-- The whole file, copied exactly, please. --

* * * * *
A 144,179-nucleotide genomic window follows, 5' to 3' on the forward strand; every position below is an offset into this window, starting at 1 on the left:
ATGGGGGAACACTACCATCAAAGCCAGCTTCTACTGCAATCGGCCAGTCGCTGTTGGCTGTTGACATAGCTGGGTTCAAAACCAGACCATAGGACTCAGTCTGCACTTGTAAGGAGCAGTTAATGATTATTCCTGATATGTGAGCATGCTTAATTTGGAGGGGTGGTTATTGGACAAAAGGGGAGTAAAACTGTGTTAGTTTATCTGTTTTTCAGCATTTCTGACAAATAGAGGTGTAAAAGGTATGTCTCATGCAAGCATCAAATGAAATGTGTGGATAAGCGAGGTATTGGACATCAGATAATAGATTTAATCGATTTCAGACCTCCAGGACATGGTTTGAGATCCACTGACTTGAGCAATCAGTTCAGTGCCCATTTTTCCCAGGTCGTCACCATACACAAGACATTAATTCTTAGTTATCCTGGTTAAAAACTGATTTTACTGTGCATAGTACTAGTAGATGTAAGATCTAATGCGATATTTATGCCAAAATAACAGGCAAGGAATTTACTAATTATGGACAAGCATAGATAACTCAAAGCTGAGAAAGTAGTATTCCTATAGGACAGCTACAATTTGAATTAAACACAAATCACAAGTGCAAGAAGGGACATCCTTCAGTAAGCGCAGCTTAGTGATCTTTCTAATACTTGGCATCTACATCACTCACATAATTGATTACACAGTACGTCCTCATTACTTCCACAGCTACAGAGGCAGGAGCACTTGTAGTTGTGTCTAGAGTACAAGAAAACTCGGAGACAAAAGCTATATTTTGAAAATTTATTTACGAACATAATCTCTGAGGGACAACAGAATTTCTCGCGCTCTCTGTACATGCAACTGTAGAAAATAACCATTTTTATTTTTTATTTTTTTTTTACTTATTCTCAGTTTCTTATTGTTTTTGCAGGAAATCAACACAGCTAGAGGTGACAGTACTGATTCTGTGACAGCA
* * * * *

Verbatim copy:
A 144,179-nucleotide genomic window follows, 5' to 3' on the forward strand; every position below is an offset into this window, starting at 1 on the left:
ATGGGGGAACACTACCATCAAAGCCAGCTTCTACTGCAATCGGCCAGTCGCTGTTGGCTGTTGACATAGCTGGGTTCAAAACCAGACCATAGGACTCAGTCTGCACTTGTAAGGAGCAGTTAATGATTATTCCTGATATGTGAGCATGCTTAATTTGGAGGGGTGGTTATTGGACAAAAGGGGAGTAAAACTGTGTTAGTTTATCTGTTTTTCAGCATTTCTGACAAATAGAGGTGTAAAAGGTATGTCTCATGCAAGCATCAAATGAAATGTGTGGATAAGCGAGGTATTGGACATCAGATAATAGATTTAATCGATTTCAGACCTCCAGGACATGGTTTGAGATCCACTGACTTGAGCAATCAGTTCAGTGCCCATTTTTCCCAGGTCGTCACCATACACAAGACATTAATTCTTAGTTATCCTGGTTAAAAACTGATTTTACTGTGCATAGTACTAGTAGATGTAAGATCTAATGCGATATTTATGCCAAAATAACAGGCAAGGAATTTACTAATTATGGACAAGCATAGATAACTCAAAGCTGAGAAAGTAGTATTCCTATAGGACAGCTACAATTTGAATTAAACACAAATCACAAGTGCAAGAAGGGACATCCTTCAGTAAGCGCAGCTTAGTGATCTTTCTAATACTTGGCATCTACATCACTCACATAATTGATTACACAGTACGTCCTCATTACTTCCACAGCTACAGAGGCAGGAGCACTTGTAGTTGTGTCTAGAGTACAAGAAAACTCGGAGACAAAAGCTATATTTTGAAAATTTATTTACGAACATAATCTCTGAGGGACAACAGAATTTCTCGCGCTCTCTGTACATGCAACTGTAGAAAATAACCATTTTTATTTTTTATTTTTTTTTTACTTATTCTCAGTTTCTTATTGTTTTTGCAGGAAATCAACACAGCTAGAGGTGACAGTACTGATTCTGTGACAGCA